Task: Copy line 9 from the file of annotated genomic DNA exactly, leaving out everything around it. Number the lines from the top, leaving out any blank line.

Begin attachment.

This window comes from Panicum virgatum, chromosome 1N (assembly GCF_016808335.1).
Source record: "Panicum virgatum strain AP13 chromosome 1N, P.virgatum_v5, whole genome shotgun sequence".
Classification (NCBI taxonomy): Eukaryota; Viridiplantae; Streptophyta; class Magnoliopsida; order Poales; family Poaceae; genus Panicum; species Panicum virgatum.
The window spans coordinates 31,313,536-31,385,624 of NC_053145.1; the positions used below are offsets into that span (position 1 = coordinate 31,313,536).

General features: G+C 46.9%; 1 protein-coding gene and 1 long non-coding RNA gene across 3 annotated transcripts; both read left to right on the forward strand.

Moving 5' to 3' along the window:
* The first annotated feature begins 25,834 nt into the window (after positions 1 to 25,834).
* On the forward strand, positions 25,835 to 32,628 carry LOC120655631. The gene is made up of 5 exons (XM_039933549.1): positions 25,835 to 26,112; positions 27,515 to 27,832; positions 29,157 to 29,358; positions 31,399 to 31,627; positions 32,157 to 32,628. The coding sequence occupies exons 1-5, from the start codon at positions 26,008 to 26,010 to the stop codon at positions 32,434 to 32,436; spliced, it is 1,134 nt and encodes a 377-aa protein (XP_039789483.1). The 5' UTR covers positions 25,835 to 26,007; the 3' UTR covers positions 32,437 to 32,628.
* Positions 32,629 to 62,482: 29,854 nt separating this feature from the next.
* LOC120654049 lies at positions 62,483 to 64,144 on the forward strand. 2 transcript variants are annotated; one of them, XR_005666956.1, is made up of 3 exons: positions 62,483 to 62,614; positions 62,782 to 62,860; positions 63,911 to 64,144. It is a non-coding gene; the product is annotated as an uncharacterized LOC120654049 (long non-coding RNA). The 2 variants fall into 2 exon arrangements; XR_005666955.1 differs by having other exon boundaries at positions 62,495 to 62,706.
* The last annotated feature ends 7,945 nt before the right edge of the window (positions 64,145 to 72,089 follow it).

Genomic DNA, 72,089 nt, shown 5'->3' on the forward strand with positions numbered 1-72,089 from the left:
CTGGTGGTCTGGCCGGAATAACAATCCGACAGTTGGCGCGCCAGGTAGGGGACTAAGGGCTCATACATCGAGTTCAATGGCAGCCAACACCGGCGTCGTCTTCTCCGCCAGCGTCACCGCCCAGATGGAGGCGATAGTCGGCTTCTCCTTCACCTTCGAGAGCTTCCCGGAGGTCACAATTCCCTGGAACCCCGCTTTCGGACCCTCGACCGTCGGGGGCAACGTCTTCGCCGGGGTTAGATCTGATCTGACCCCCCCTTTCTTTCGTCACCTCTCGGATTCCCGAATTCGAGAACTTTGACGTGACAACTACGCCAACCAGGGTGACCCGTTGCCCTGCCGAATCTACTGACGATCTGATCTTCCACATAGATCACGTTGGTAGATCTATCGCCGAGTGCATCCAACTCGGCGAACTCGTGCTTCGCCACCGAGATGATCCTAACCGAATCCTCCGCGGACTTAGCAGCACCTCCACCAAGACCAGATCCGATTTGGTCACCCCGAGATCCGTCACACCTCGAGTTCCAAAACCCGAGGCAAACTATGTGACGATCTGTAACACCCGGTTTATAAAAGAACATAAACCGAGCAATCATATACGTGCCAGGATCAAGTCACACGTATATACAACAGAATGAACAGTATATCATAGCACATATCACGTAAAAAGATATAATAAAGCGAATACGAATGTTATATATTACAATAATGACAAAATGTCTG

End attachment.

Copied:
* Positions 32,629 to 62,482: 29,854 nt separating this feature from the next.